JOANNA'S FOOD: family cooking, from scratch, every day

Tuesday, January 06, 2009

How to stop mice and blackfly stealing your legumes

I have NO IDEA where these tips came from, they're just scribbled (in my writing) on a piece of scrap paper which has come to light in the great January tidy-up. Useful though, especially if they turn out to work.

1. To stop blackfly eating your broad beans in April, spray them with nicotine water, which you make by boiling loose tobacco in water. I suppose you could steal a couple of cigarettes off a passing smoker.

2. Soak your peas in paraffin for half an hour before planting. Anathema to mice, apparently.

No idea if these tips actually work, but now I can throw away the piece of paper, knowing that the information is still to hand (should I remember come spring).


Susan said...

Oh, so relieved to know that someone else writes themselves notes and later wonders...why? (and yet it does seem imperative to keep them!)

Sam said...

I've tried the paraffin trick before, I think I left my peas soaking for too long, not one of the sprouted!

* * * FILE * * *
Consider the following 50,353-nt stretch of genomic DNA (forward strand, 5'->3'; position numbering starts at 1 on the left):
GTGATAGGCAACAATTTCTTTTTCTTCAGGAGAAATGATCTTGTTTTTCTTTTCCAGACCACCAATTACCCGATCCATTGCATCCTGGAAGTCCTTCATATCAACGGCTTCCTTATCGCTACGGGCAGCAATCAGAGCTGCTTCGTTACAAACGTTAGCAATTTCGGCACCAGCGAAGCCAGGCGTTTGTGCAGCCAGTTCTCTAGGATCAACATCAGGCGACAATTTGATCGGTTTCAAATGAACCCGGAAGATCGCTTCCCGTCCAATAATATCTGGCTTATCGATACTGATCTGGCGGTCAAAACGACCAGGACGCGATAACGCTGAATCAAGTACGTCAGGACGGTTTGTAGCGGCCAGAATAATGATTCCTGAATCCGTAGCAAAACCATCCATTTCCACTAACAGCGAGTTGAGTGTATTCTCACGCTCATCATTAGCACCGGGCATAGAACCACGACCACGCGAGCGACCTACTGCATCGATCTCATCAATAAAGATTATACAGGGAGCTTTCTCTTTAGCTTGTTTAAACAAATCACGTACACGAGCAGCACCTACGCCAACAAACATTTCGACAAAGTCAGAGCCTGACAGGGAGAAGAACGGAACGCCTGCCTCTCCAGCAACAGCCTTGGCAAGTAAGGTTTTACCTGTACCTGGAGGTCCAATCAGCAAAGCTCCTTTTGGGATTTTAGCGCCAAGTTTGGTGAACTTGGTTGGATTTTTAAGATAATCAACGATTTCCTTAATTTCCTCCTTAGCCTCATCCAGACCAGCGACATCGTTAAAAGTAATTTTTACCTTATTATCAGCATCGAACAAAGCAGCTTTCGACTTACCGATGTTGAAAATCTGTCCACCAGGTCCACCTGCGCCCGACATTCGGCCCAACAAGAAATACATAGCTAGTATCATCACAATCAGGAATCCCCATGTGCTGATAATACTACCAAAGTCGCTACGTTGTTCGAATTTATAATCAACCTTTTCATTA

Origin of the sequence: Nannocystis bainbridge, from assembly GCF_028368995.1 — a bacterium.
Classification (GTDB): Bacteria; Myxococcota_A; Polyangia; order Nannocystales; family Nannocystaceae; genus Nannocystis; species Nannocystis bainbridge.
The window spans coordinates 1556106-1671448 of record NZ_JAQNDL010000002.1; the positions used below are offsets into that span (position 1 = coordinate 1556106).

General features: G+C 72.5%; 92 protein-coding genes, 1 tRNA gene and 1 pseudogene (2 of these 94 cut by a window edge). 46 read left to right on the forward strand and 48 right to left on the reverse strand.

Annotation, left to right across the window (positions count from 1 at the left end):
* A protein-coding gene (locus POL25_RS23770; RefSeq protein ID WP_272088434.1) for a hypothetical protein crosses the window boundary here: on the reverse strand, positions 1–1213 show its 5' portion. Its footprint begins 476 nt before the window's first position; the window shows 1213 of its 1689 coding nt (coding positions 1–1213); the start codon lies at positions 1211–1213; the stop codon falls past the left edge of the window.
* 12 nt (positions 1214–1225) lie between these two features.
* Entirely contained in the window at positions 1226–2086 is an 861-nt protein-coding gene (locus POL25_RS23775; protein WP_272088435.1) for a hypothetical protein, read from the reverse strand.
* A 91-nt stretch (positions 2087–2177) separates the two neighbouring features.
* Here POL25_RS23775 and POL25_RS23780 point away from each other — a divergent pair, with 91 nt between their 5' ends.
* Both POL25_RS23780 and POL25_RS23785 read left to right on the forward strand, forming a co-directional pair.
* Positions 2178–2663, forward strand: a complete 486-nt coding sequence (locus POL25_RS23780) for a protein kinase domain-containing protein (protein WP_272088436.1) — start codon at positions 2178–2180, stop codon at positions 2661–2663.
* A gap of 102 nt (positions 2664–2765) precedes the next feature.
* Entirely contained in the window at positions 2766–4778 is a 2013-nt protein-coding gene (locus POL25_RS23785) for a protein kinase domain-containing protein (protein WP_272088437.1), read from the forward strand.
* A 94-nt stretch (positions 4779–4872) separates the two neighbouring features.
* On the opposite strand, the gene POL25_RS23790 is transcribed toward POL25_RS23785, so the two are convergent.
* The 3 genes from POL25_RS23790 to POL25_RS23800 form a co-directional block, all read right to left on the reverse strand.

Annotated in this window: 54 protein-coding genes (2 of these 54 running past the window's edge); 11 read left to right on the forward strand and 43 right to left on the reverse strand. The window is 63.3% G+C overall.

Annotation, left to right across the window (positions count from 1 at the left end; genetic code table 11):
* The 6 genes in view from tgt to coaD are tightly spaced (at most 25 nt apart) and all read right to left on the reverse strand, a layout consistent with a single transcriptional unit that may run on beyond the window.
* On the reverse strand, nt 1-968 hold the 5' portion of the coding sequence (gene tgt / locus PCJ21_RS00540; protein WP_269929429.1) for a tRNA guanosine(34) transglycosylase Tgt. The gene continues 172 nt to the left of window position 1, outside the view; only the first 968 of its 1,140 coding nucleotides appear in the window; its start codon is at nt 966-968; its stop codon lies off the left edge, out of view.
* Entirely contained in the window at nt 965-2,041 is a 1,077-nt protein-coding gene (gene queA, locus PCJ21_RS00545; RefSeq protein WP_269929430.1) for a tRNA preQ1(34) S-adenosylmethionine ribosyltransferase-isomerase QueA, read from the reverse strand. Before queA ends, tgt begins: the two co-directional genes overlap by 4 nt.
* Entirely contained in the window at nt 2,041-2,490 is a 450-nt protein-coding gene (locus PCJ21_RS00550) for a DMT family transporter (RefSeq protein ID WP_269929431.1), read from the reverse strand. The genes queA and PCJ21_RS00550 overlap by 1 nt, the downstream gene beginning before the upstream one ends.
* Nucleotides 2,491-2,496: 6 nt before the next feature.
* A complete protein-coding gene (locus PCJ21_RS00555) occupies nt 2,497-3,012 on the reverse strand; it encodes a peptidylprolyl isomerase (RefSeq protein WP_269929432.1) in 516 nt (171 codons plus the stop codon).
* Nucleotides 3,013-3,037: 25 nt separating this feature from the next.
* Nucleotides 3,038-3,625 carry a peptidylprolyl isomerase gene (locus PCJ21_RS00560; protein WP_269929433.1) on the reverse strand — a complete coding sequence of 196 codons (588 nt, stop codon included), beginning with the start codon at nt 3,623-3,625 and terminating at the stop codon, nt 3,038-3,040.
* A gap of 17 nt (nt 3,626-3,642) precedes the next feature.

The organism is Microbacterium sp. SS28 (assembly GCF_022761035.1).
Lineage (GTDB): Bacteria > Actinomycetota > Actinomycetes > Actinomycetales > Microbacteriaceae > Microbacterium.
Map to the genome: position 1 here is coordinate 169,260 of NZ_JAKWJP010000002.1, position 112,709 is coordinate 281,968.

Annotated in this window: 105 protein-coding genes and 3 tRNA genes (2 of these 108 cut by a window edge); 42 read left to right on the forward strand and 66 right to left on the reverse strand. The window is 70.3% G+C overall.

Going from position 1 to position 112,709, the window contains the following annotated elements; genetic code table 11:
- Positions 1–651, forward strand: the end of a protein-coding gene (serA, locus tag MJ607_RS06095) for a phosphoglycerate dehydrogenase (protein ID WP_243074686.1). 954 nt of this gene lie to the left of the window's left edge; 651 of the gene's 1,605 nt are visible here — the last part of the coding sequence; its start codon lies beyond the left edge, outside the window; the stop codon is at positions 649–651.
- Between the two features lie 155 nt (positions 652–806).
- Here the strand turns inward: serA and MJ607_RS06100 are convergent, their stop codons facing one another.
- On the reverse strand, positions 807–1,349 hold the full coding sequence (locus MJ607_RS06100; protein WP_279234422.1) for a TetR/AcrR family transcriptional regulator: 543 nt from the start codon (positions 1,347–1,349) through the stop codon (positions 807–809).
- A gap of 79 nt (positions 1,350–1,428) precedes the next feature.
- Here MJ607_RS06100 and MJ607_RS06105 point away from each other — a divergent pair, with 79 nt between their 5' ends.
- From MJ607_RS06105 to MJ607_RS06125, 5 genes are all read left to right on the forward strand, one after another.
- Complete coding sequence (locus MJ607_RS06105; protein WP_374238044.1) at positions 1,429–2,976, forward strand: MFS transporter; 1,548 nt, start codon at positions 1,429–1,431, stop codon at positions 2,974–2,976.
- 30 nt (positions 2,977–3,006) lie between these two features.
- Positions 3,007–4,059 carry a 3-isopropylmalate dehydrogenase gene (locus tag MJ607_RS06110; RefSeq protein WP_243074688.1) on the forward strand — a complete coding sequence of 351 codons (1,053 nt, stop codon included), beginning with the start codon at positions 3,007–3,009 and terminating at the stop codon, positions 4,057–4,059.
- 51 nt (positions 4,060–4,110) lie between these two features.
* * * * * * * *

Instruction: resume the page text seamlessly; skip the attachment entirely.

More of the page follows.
linda said...

I recently came across your blog and have been reading along. I thought I would leave my first comment. I don't know what to say except that I have enjoyed reading. Nice blog. I will keep visiting this blog very often.


MadMike said...

To keep mice out of your food supplies, I recommend a bag called a GrubPack. This is a wire mesh bag with a Velcro closure. It is generally sold as food protection for backpacking and wilderness camping. It's light,rugged and quite inexpensive. I use one for backpacking in areas where mice and squirrels are present. The GrubPack is simple to use and works very well. They are sold on-line. I'm sure a google search for "Grubpack" will get you there.

Joanna said...

Thanks for this tip .... this year, I didn't take any measures to protect my autumn sown peas, and they've all come up. It may be something to do with my cat, of course! I heard recently that the moment a pea has germinated, ie when it first cracks open, the mice are no longer interested, and that's the best argument I've heard for autumn sowing.